As increasing amounts of distributed energy resources (DERs) are introduced to the bulk power system, the electric grid is transforming. Compared to traditional centralized generation, DER systems result in complex, data-driven communications networks, requiring careful coordination of such systems—and constant vigilance to ensure the assets of our grid are secure.
Recognizing that, and with support from U.S. Department of Energy Federal Energy Management Program (FEMP), the National Renewable Energy Laboratory (NREL) developed the Distributed Energy Resources Cybersecurity Framework (DERCF). The DERCF is available as both a written guidePDF and a web-based application, and it is designed to help users pinpoint gaps in their distributed energy systems’ cybersecurity—based on unique facilities, personnel, and operational procedures. After providing a score, the tool also develops customized action plans for users to improve their organization’s security controls and practices.
“Our goal is to bring value to federal agencies and other organizations,” said Tami Reynolds, NREL project manager and principle investigator for the DERCF. “With the user-friendly interface, comprehensive scoring, and robust set of mitigations that the tool provides, we’re helping organizations avoid the potential of cyber-related costs from security gaps that might otherwise go unnoticed.”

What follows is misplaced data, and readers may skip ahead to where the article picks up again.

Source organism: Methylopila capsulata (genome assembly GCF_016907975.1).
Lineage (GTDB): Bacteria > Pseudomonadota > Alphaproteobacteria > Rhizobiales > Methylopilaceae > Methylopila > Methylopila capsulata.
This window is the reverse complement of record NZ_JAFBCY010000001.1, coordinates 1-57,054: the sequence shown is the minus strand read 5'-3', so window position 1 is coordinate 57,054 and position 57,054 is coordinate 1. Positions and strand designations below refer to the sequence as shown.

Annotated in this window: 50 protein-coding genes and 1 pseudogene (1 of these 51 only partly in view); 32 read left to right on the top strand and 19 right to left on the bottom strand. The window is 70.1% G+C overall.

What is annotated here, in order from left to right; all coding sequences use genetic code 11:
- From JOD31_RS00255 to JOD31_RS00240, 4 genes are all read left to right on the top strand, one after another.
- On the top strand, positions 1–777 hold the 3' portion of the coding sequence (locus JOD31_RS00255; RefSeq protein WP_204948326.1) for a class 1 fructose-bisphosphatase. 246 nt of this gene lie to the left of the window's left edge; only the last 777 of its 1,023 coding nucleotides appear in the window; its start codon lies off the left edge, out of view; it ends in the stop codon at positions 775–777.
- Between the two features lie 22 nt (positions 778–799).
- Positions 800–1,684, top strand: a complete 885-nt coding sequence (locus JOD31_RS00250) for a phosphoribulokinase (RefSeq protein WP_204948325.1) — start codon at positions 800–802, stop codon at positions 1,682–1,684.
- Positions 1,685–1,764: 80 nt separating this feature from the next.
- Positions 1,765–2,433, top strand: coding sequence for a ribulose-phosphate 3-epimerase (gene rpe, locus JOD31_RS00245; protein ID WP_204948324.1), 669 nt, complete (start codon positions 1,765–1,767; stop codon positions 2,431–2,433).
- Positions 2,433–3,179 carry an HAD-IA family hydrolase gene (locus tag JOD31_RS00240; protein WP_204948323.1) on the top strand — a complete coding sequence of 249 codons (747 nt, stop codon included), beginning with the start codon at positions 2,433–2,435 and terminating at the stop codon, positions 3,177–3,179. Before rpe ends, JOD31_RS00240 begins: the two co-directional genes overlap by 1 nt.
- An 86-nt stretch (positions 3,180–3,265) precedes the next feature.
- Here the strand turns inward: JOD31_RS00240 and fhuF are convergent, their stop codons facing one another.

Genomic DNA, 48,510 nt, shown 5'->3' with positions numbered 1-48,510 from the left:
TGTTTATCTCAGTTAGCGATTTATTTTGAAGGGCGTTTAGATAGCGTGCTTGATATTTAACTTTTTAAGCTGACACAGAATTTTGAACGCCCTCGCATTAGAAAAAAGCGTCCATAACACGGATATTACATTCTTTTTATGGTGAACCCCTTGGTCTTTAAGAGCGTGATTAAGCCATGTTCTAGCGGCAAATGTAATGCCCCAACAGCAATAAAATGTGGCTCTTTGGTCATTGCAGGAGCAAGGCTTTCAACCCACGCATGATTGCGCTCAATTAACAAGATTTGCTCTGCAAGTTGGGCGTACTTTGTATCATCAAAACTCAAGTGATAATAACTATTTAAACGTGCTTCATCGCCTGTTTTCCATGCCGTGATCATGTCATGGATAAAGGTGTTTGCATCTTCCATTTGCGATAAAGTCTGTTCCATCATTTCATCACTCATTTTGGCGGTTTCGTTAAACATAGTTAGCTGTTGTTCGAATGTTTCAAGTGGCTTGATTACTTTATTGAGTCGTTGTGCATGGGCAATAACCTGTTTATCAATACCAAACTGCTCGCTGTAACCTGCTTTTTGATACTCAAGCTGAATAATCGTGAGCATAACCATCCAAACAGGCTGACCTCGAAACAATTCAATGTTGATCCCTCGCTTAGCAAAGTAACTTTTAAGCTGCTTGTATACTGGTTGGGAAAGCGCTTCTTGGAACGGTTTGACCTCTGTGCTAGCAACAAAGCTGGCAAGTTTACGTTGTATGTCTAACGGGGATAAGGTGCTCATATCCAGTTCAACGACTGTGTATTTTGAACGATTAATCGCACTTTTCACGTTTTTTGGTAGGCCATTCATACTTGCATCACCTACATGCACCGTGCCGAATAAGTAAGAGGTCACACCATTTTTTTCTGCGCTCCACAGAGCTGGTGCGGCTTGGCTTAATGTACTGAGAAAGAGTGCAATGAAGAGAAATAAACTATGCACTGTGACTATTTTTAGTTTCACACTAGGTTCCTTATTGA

The DERCF fills a critical gap and expands upon existing cybersecurity frameworks, including the U.S. Department of Energy’s Cybersecurity Capability Maturity Model, the National Institute of Standards and Technology’s cybersecurity framework, and other standards established by the U.S. Department of Homeland Security, the Department of Defense, and the International Electrotechnical Commission.
The development team behind the making of the tool hopes that the DERCF can help organizations get ahead of cyber adversaries, while transitioning to a more modern, distributed energy future.